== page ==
Background Relatively little is known about the effect of MS relapses on mood. While it has been speculated that relapses may act as a reminder of the chronic nature of the disease and cause restrictions in social and occupational activities, the impact of relapse frequency on mood is currently unresearched.
Methods Reports of number of MS relapses in the preceding 12 months along with current depression scores from the Hospital Anxiety and Depression Scale (HADS) were gathered from a community sample of 95 participants with a relapsing form of MS.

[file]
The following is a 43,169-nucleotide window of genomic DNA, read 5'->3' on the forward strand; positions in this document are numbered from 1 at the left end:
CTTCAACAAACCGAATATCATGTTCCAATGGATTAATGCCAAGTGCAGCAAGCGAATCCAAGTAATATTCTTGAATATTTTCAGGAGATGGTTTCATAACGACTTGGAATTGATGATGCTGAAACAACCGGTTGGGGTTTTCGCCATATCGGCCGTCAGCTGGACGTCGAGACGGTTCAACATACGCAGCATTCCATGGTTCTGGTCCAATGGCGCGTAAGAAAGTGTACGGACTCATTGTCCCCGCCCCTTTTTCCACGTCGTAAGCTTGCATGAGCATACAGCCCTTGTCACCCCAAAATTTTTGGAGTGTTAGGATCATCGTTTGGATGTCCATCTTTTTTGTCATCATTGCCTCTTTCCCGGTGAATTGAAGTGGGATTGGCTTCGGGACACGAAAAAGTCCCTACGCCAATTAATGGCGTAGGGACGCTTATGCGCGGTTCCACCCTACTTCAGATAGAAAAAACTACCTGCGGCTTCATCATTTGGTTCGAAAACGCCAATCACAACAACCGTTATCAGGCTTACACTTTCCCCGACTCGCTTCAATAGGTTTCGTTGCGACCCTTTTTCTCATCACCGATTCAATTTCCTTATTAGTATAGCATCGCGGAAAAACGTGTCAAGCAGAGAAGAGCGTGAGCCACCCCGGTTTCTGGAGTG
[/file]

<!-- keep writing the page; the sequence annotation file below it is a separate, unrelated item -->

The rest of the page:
Results The mean number of relapses reported as occurring over the previous 12 months was 0.83 (SD 0.95, range 0–4). Current mean HADS depression scores were 5.66 (SD 5.84, range 0–20) and 35.8% of patients met criteria for possible caseness of depression. There was a significant linear relationship between HADS depression scores and number of relapses (F=9.42 (df 1.93) p<0.01) that explained 8.2% of the variance in depression scores.
Conclusions Individuals with higher rates of disease activity in the form of acute symptom exacerbations may have poorer outcomes in terms of mood difficulties. This relationship has implications when considering the potential benefits of disease modifying treatments and when identifying individuals who may benefit from psychiatric or psychological intervention.
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